Four days after a dropped ammunition clip prompted a lockdown and evacuation at Sentinel High School, its response and future plans faced scrutiny.

Students at Sentinel High found an ammunition clip fitting a handgun around 8 a.m. Monday, prompting school administrators to place the campus on lockdown, then evacuate all students to allow staff and law enforcement to thoroughly search school grounds. No firearm or other signs of danger were found Monday, and normal classes resumed Tuesday.

At a forum Thursday evening that drew about 60 guests, Principal Ted Fuller, joined by Sentinel administrators, school district leadership and Missoula Police Department officers, voiced satisfaction with how things had gone overall.

He explained that while the clip had been found around 8 a.m., he waited until about 8:25 a.m. — when students were in classes for first period and he had contacted key staff — before initiating a lockdown.

“If I had any indication that we had an active threat in progress, I can assure you I would have initiated a lockdown process immediately,'' he said. "But it felt prudent, it felt safer, it felt more secure to lock the building down when I had individuals on site that could initiate a lockdown in the safest most secure way.”

As he walked the audience through Monday’s events, Fuller acknowledged several weak points in security.

Sentinel’s public address system has seen periodic outages due to construction and is due to be fully operational again by the end of the month.

Therefore, Fuller said, he not only made an announcement, but notified teachers using a messaging app, sent out an email, and had the school’s assistant principals and Superintendent Mark Thane walk the halls to notify teachers.

Fuller said he’d received reports of some different lockdown procedures taking place in different rooms. “That is a problem and one that we will remedy,” he said, adding that the school planned its next lockdown drill for Jan. 30. In future lockdowns, he added, faculty and staff will signal the step with a loud whistle blast.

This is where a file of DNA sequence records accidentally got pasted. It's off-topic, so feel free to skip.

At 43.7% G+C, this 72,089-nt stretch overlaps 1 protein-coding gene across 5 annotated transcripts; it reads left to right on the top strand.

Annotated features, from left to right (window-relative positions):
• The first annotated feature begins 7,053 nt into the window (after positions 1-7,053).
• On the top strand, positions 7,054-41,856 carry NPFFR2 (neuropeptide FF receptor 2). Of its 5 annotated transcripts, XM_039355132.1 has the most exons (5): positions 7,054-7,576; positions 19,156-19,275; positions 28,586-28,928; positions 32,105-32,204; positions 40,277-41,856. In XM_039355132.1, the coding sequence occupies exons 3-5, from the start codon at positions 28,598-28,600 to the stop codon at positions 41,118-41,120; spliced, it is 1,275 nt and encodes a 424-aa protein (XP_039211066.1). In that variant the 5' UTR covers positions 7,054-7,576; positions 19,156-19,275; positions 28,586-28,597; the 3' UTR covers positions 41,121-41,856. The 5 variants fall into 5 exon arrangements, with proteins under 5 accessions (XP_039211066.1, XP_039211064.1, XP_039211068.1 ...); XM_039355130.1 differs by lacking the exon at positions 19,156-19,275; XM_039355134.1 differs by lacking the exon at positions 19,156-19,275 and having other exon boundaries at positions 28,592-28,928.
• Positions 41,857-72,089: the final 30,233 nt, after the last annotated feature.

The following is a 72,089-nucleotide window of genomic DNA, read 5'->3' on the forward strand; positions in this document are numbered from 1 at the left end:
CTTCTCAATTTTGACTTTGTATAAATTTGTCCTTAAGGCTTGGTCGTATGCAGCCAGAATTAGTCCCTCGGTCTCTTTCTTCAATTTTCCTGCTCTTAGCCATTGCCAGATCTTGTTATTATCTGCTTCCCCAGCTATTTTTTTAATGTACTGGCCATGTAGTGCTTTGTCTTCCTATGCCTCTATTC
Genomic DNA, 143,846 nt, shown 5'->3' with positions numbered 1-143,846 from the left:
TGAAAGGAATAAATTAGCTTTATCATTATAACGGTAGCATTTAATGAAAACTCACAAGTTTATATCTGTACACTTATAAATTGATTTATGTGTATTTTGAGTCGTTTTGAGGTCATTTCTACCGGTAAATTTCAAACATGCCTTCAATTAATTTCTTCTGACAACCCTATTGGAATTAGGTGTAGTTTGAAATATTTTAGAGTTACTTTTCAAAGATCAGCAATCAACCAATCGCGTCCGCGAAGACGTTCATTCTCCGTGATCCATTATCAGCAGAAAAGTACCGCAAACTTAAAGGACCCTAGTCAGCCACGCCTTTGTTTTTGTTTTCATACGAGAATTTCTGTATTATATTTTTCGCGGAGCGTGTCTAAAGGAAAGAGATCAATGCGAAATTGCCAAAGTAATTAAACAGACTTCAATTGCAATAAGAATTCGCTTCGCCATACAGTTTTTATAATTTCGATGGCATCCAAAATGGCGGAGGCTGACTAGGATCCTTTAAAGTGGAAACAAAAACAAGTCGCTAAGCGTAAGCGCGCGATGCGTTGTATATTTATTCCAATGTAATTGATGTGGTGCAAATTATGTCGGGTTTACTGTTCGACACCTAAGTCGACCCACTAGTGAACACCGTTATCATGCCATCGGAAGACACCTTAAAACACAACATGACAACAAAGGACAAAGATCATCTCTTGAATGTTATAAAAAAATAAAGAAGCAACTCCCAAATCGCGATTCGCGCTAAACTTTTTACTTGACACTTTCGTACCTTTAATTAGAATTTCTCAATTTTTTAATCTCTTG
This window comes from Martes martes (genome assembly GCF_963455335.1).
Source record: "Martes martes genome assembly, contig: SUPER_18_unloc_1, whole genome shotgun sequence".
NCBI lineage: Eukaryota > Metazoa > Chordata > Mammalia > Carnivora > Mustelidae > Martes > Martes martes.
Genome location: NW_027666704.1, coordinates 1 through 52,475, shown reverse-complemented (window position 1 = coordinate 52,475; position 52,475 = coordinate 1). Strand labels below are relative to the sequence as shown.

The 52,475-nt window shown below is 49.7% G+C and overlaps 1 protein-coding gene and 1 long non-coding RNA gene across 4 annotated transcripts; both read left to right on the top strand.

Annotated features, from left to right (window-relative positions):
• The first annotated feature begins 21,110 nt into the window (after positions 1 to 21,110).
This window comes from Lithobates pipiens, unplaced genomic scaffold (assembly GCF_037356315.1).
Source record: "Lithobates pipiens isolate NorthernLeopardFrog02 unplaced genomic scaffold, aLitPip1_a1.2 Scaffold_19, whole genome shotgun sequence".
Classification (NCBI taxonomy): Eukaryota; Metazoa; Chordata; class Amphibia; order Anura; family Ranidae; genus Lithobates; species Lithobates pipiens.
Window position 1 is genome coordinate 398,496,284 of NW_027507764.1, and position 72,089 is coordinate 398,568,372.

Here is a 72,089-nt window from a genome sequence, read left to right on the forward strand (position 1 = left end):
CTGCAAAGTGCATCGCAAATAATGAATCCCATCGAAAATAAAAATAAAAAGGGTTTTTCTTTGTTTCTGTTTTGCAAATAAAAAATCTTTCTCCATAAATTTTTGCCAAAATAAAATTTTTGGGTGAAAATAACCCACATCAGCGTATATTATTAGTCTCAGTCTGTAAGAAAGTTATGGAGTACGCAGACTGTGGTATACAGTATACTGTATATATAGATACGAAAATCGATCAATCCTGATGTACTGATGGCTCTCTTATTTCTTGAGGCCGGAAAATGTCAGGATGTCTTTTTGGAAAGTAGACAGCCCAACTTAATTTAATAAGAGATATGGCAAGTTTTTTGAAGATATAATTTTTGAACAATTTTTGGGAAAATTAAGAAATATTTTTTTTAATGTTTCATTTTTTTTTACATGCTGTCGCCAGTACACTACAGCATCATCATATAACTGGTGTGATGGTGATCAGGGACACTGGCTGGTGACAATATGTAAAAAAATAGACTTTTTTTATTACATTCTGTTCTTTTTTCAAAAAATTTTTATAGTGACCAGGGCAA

The school’s surveillance cameras, which Fuller said would likely have revealed the identity of the person who dropped the magazine, were also down because of the construction due to be completed this fall. In the meantime, he said that the district would work to install a contingency system, with cameras in high-traffic areas, within the next few weeks.

During a question-and-answer session that lasted nearly two hours, several parents praised Fuller and school staff for their response. But others raised deep concerns about the school’s security moving forward and pressed Fuller on what could be done differently.

Several voiced a desire for metal detectors at school entrances. Fuller, who repeatedly reminded the audience that he could not make major decisions alone or on the spot, demurred. “I don’t believe that building schools that are high-security facilities with wanding of students and frequent randomized searches and detection devices are the way to keep a school safe, and I think that they create environments of heightened stress.”

Fuller and audience members spoke at length about the logistics of securing doors in the multi-building campus, the search procedures the district and Missoula Police employed and the ongoing investigation, as well as the lockdown procedures themselves.

In response to reports of “restroom emergencies” during the lockdown, Fuller said the district would consider buying 5-gallon “lockdown buckets” with supplies for those situations.

Several parents voiced a desire for students to have access to cell phones during lockdowns. But that would defeat the point, said choir teacher Jessica Franks.

“I will not be concerned with your kids sending or receiving messages” in a lockdown, she told the group. “I am concerned with saving lives ... Our job is to make sure that nobody gives it away that we’re in that space.”

Afterwards, Franks said that “my first [teaching] job was in New Jersey when 9/11 happened, and the amount of response that we give to our situations is light-years beyond” the response to that attack.

Asked if she saw any room for improvement in Sentinel’s protocols, Franks said she was “impressed with what we have in place and I am dedicated to following it until I’m told differently.”

“One of the things I tell my kids is that no system is perfect, but you have to pick a system.”

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